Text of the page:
The Federal Reserve, which Bernanke heads as chairman, said it wouldn’t raise the benchmark federal funds interest rate until unemployment falls to at least 6.5 percent from the current 7.7 percent.
Previously, the Fed said it was likely to wait until mid-2015 before raising the Fed funds rate, which currently ranges from zero to 0.25 percent. The shift doesn’t change the timing of when officials believe the economy will be strong enough to grow on its own, but it does tie monetary policy directly to a specific target, even if there is wiggle room for the Fed to think on its feet.
With prices steady even with low interest rates, Bernanke is focused on the job front.
“About 5 million people — more than 40 percent of the unemployed — have been without a job for six months or more, and millions more who say they would like full-time work have been able to find only part-time employment or have stopped looking entirely,” Bernanke said at a press conference. “The conditions now prevailing in the job market represent an enormous waste of human and economic potential.”
Bernanke’s position gives him great sway. And even though Forbes named him the sixth most powerful person in the world this month, the Fed chief said he could only do so much.
Already the Fed is doing more. The central bank said Wednesday it would pump more money into the economy by buying $45 billion in Treasury bonds each month, replacing a program that previously swapped out short-term debt for longer-term obligations.
“Monetary policy has its limits,” Bernanke said. “Only the private and public sectors working together can get the U.S. economy fully back on track.”
Step one is avoiding the fiscal cliff — a term Bernanke coined to describe the potentially toxic combination of automatic tax hikes and spending cuts slated to take effect next month. Bernanke said lawmakers need to both address the issue in a way that does not hurt the recovery and also lays the foundation for a long-term fix.
Although stocks initially gained on the new support for the economy, markets slipped back as investors continued to fret over the fiscal cliff.
Shares in the S&P Retailing Industry Group gained just 0.1 percent, or 0.86 points, to 656.65, as the Dow Jones Industrial Average gave up earlier gains and fell 2.99 points to 13,245.45.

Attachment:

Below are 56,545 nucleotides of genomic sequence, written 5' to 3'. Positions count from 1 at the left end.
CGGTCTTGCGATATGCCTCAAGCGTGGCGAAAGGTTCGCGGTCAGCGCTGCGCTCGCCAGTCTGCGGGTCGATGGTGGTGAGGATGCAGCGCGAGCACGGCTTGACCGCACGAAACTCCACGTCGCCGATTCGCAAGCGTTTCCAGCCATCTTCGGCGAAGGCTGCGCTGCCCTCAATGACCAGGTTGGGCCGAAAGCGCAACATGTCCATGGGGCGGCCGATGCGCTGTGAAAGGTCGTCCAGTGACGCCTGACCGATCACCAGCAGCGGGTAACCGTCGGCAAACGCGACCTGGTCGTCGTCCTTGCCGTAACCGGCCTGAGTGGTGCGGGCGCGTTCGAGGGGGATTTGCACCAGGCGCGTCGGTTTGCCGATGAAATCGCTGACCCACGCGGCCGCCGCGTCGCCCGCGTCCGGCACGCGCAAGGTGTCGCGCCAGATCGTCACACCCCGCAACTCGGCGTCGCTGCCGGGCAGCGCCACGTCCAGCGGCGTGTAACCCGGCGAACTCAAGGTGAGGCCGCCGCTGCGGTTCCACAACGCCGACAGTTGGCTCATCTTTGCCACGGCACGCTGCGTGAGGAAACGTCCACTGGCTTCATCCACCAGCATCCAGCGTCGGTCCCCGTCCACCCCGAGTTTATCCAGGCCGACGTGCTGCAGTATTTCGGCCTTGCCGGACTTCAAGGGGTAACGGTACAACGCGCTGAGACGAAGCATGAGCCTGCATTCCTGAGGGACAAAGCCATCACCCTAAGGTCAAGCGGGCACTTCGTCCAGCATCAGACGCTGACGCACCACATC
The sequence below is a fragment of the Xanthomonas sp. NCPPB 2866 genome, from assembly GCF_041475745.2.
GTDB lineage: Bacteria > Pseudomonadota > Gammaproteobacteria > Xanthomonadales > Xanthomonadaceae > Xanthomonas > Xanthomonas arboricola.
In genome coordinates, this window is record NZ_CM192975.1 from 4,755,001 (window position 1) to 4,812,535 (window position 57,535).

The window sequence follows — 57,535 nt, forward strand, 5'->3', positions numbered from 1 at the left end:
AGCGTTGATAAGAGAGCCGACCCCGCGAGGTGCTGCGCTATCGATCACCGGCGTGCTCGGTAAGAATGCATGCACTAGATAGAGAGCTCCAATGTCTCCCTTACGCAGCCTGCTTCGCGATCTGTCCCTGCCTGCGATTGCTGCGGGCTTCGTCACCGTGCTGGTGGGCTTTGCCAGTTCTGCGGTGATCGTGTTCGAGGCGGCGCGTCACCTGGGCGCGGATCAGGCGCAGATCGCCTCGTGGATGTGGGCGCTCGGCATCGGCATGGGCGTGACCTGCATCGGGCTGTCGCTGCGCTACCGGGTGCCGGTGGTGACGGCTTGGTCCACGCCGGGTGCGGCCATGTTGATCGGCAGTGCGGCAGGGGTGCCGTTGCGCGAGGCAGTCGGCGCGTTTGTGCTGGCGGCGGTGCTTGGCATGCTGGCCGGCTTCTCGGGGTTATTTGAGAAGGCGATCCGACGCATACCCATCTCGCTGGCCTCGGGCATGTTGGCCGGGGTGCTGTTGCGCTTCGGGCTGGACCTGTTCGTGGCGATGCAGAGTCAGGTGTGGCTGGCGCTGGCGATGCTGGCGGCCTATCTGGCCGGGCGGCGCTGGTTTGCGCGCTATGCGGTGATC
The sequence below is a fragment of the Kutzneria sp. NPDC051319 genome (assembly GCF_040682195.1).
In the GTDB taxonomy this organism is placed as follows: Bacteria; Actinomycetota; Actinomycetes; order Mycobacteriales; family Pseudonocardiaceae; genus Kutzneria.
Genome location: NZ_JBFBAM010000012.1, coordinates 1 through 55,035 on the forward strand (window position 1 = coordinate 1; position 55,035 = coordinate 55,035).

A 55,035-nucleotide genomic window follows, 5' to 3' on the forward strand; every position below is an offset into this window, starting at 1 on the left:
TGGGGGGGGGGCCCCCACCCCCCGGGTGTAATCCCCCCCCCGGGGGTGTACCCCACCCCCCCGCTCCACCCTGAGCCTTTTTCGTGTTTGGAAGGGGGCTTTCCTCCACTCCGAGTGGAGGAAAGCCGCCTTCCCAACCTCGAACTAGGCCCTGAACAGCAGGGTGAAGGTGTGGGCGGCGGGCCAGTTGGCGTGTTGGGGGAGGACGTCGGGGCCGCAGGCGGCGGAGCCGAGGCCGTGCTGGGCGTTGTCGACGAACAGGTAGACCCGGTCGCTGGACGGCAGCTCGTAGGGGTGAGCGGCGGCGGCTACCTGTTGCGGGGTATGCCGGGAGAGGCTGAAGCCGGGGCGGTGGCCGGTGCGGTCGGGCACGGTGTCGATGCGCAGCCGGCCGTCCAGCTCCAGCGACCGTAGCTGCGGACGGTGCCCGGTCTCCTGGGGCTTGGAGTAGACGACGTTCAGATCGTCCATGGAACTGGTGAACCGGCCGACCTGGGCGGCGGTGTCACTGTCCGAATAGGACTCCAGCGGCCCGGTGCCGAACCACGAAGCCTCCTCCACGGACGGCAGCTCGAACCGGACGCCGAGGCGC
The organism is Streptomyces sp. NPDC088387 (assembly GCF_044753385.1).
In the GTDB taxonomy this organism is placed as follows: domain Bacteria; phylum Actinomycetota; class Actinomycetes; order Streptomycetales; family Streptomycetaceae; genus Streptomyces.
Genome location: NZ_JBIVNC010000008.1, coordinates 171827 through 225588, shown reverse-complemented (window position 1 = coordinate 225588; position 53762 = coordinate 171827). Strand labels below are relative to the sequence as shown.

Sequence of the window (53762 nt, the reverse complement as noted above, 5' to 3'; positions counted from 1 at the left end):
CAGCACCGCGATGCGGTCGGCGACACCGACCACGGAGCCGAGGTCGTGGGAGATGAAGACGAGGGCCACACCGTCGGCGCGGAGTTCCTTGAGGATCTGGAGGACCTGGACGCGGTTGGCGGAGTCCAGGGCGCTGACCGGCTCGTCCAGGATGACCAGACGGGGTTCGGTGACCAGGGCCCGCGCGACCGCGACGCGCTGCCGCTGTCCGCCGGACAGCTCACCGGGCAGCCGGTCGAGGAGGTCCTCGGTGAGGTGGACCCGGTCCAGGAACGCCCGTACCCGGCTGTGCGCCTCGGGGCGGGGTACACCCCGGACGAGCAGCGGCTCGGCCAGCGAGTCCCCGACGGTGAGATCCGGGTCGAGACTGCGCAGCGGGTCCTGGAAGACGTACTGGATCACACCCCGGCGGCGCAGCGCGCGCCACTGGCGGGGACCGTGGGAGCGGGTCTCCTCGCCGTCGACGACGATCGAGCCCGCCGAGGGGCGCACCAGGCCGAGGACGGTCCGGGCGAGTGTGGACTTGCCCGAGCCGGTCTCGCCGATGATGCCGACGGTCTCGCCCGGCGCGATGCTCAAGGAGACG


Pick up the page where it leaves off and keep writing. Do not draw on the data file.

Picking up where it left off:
Among the day’s decliners were G-III Apparel Group Ltd., down 6.3 percent to $34.03; Quiksilver Inc., 4.8 percent to $4.01, and Wal-Mart Stores Inc., 2.8 percent to $68.94.
“Azzedine has been one of the biggest influences in my life. He has always been such a strong, loving, fatherly figure to me. I call him Papa. His designs are indescribably unique, they are pieces of art. He knew how to make the female form look its loveliest. I have so many memories of him; my favorite might be during my first show with him in Paris. He liked me and he wanted to help me get more work. He called all his friends at Kenzo and Comme des Garcons, and asked them to book me. They said, ‘But she can’t walk!’ And he said, ‘but she has such a great ass!' His friendship and support has been the great privilege of my career. I can't imagine life without him. Repose en paix mon Papa.” - @stephanieseymour tells @wwd. #wwdfashion (📷: @steveeichner) #alaia #azzedinealaia
Azzedine Alaïa, flanked by two of his closest friends, models Stephanie Seymour and Naomi Campbell.
He designed Seymour’s dress for her 1995 wedding to Peter Brant, and treated Campbell (who famously called him Papa), like a daughter. For more on the legendary designer, tap the link in bio. #wwdfashion #alaia #azzedinealaia
Azzedine Alaïa's “I-did-it-my-way” ethos stood out starkly at a time when brands are experimenting with consumer-facing fashion shows, coed formats and trans-seasonal collections – anything to perk up lackluster sales of ready-to-wear in an age of Insta-everything. “It’s not creation anymore. This becomes a purely industrial approach,” the late designer told WWD in an interview last year. “But anyway, the rhythm of collections is so stupid. It’s unsustainable. There are too many collections.” Read more about the iconic designer’s life and work on wwd.com, link in bio. #wwdfashion #azzedinealaia (📷: @WWD Archive, 1986) #alaia
Sneaker reselling app @goat’s latest exhibit, "The Greatest: New York," tells the story of New York's sneaker culture. To celebrate the exhibit, an intimate crowd gathered on Thursday night at the pop-up gallery space, located at Platform in Culver City, to hear guest speaker and illustrator @esymai talk about her own rise in streetwear and women in the business. "For me I'm just someone who is creative. I like to create things," said Chang. #wwdfashion
Azzedine Alaïa, one of the most iconic couturiers of the modern era whose body-con designs defined Eighties fashion, has died in Paris. The diminutive Tunisian-born designer, known for his structured knitted dresses with fitted waists and impeccably cut, figure-hugging second skin silhouettes was deeply admired by his peers, and counted supermodel Naomi Campbell - his adoptive daughter - among his inner circle, one of a gang of glamazons including Farida Khelfa, Carla Bruni and Stephanie Seymour who became ambassadors of his style. (📷: Alexandre Guirkinger) #wwdblast